Wednesday Bubble: Playing Russian Roulette – Hormone Replacement & Ovarian Cancer

Posted by on Nov 10, 2010 in HRT | 6 comments


Do we really need to burst another hormone therapy bubble? Or have you heard enough yet? If you are anything like me, I remain puzzled by those in the pro-HRT camp that keep on insisting that the data are incorrect and that hormone replacement therapy (HRT) is safe. Just last week I received a press release stating the following:

“Medical Experts Report Reduced Risk of Life-Threatening Diseases in Women Who Undergo Menopause Hormone Therapy…Menopause experts Drs. Lovera W. Miller and David C. Miller, claim in their new book, Womenopause: Stop Pausing and Start Living (O Books 2010), that Menopausal Hormone Therapy, or MHT, can help reduce the risk of serious health conditions such as heart disease, stroke, breast cancer, diabetes, and even depression and dementia. The Millers present new evidence that puts to rest the controversial statement by the Women’s Health Initiative (WHI) in 2002 that declared MHT (formerly known as Hormone Replacement Therapy, or HRT) was harmful and could lead to the same health risks that the doctors say it now helps prevent.”

The Miller present new evidence that puts to rest the contention that HRT is harmful. Really?!

Ironically, the very same day, I received word of data presented at the American Association for Cancer Research Frontiers in Cancer Prevention Research Conference this week demonstrating that both combination hormone replacement therapy (estrogen plus progestin) and estrogen-only hormone therapy increases the risk for developing ovarian cancer. Previous studies have linked the use of estrogen only hormone therapy to ovarian cancer so these findings are important.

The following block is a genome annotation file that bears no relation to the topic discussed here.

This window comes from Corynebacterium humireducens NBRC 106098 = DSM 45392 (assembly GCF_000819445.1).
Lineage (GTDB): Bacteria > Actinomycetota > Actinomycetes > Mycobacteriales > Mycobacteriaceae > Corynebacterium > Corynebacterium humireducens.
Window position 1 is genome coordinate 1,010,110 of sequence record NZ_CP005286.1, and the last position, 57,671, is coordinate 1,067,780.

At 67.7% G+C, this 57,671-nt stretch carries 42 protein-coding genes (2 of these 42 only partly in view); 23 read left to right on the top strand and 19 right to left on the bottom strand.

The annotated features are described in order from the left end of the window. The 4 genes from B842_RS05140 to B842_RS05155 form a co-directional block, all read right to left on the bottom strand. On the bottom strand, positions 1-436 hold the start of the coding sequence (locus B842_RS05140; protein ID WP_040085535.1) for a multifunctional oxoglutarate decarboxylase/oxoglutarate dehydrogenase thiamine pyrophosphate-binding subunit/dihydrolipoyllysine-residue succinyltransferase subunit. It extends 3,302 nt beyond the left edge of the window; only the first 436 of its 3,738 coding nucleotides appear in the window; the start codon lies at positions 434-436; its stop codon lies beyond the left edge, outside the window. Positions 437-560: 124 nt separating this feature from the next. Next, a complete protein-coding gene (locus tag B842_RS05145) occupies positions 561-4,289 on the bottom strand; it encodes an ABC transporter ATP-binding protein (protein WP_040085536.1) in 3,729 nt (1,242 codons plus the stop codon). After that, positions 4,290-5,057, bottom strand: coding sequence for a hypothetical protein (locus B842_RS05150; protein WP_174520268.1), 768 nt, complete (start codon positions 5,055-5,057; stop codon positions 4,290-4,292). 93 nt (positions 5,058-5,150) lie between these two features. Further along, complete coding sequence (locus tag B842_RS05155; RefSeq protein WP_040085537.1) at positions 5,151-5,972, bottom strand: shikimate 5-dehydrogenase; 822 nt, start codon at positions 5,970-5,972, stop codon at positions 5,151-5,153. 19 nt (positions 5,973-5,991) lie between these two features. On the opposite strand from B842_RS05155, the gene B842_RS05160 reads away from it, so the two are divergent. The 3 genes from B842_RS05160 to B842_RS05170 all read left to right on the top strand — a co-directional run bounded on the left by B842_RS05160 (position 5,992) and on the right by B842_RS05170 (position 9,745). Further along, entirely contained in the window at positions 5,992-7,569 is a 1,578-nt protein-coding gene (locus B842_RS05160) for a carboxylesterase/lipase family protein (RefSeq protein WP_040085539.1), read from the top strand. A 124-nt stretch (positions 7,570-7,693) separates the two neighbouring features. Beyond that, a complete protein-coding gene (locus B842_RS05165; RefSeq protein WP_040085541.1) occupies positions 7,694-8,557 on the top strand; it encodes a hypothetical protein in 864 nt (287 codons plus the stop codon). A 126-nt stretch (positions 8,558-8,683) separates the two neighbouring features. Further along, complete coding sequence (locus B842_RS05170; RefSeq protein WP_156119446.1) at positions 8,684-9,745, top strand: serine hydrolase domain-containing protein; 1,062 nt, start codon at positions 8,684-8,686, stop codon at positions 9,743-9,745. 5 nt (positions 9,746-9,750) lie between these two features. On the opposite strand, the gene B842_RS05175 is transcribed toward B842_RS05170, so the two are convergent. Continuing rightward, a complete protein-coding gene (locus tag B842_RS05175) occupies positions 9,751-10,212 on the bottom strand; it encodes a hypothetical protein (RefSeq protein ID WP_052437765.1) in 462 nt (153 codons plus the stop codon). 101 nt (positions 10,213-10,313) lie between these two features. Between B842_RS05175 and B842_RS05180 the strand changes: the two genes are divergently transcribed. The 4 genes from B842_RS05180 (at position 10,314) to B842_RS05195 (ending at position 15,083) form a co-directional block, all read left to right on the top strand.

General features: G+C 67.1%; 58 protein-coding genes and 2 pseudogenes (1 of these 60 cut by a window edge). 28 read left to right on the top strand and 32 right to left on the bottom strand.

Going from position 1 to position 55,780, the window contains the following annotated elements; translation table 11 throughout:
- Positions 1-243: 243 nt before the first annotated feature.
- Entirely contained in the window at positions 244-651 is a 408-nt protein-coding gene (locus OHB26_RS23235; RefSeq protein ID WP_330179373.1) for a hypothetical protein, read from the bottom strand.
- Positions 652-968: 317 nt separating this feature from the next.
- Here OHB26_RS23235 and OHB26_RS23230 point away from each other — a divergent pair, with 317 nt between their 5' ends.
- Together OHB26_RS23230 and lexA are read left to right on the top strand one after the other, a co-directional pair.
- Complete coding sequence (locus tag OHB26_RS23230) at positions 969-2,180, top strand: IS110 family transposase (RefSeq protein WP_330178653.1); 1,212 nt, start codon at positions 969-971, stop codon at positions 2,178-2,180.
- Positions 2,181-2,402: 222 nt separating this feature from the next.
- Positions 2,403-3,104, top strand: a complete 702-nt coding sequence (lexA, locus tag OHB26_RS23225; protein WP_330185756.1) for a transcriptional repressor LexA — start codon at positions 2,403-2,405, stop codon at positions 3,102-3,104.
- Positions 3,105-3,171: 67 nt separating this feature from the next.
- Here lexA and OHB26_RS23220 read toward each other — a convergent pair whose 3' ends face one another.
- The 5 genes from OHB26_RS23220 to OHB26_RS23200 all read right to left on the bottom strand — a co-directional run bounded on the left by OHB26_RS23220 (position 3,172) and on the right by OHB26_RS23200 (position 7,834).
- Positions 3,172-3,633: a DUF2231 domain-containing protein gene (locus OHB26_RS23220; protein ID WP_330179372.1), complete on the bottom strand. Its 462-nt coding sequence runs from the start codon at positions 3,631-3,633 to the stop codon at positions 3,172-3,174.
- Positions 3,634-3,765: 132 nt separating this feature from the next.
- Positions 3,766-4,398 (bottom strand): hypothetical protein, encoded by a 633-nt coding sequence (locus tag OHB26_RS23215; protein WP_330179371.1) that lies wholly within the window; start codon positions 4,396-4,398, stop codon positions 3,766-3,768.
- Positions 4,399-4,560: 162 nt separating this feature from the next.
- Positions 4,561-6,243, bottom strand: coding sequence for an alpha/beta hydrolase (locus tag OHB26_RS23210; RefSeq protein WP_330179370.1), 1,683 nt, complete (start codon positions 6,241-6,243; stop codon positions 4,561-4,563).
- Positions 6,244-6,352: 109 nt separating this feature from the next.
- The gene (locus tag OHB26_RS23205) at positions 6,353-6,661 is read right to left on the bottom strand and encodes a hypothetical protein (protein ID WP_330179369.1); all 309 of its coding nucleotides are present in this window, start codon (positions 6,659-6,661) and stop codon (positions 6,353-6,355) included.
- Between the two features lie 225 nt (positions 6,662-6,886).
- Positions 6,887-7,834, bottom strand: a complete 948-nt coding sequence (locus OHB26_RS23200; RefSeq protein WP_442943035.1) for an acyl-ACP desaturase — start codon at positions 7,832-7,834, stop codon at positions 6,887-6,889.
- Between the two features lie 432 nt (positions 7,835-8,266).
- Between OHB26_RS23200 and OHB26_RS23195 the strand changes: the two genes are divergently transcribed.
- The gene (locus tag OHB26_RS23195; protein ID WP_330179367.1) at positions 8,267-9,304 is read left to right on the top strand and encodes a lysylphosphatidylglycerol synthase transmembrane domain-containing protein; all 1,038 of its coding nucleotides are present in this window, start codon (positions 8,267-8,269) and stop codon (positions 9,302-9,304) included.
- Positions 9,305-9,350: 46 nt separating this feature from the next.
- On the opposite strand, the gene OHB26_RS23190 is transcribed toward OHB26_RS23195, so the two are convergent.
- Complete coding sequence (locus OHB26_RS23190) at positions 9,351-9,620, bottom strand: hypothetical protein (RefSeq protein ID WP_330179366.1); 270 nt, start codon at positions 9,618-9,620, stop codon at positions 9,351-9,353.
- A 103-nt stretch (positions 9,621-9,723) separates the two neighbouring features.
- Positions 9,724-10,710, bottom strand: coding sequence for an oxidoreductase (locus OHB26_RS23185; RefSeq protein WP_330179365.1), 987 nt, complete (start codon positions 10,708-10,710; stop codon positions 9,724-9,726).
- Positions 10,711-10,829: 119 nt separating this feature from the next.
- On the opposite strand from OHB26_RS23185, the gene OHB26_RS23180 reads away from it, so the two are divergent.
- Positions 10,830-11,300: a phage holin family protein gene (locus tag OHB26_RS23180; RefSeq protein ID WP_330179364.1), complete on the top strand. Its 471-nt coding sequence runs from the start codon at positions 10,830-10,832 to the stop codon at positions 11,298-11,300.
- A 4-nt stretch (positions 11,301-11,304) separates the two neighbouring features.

This latest bit of information comes out of a European study of almost 127,000 women, 424 of whom developed ovarian cancer after 9 years of followup. Among current users of hormones during the start of the study, 69% used combination HRT and 18%, estrogen-only hormone therapy. Key findings included:

  • Increasing duration of use of any hormones was linked to an increased risk for ovarian cancer; women who used hormone therapy for 5 years or more had a 45% increased risk compared to women who had never used any hormones.
  • Current use of any types of hormones was associated with an overall 29% increased risk for ovarian cancer.
  • Type of hormone (combination versus estrogen only, regimens, how administered, as well as body-mass-index, smoking, oral contraceptive use and pregnancy history did not significantly affect risk.

In an accompanying news release, the lead investigator is quoted as suggesting that the link to ovarian cancer is consistent with recommendations that if women are going to choose to take hormones, that they take them for the shortest period of time possible.

This study joins the evolving database of evidence demonstrating that hormone replacement therapy, whether it’s combination estrogen/progestin or estrogen-only, can be a risky proposition in certain women. Want to read more trigger pulling data?

I don’t know about you but this woman is staying clear of HRT, hot flashes or not.


  1. 11-10-2010

    You know how crazy-making I find HRT and its now well-established links to cancers. I’m grateful to you for excellent coverage, attention, and explanation about HRT!

    • 11-10-2010

      Thanks Jody. It is fairly astonishing that the evidence keeps accruing and the non-believers keep believing the hype.

    • 11-10-2010

      In some respects, both sides could argue the same, no?

  2. 11-10-2010

    Liz, wanted to clarify my point with the links. I think that old ideas die hard, and this is what tends to happen when a doc is so invested in the idea of HRT. The rescue bias is rampant, where some do not want to let go of their entrenched notions of HRT benefit, despite the volume of harm or no benefit data. This is only compounded by the inexact nature of clinical research and its inherent uncertainties. You know I have blogged a lot about that!

    • 11-10-2010

      Thanks for the clarification Marya. I was not entirely clear where you were going with this.

      Data are ever changing as is their analysis. Bias is always introduced into the equation. But with regards to HRT, I would argue that the accumulating evidence from various sources beyond WHI has created an imbalanced risk-benefit ratio that requires careful consideration.

      Appreciate you taking the time.


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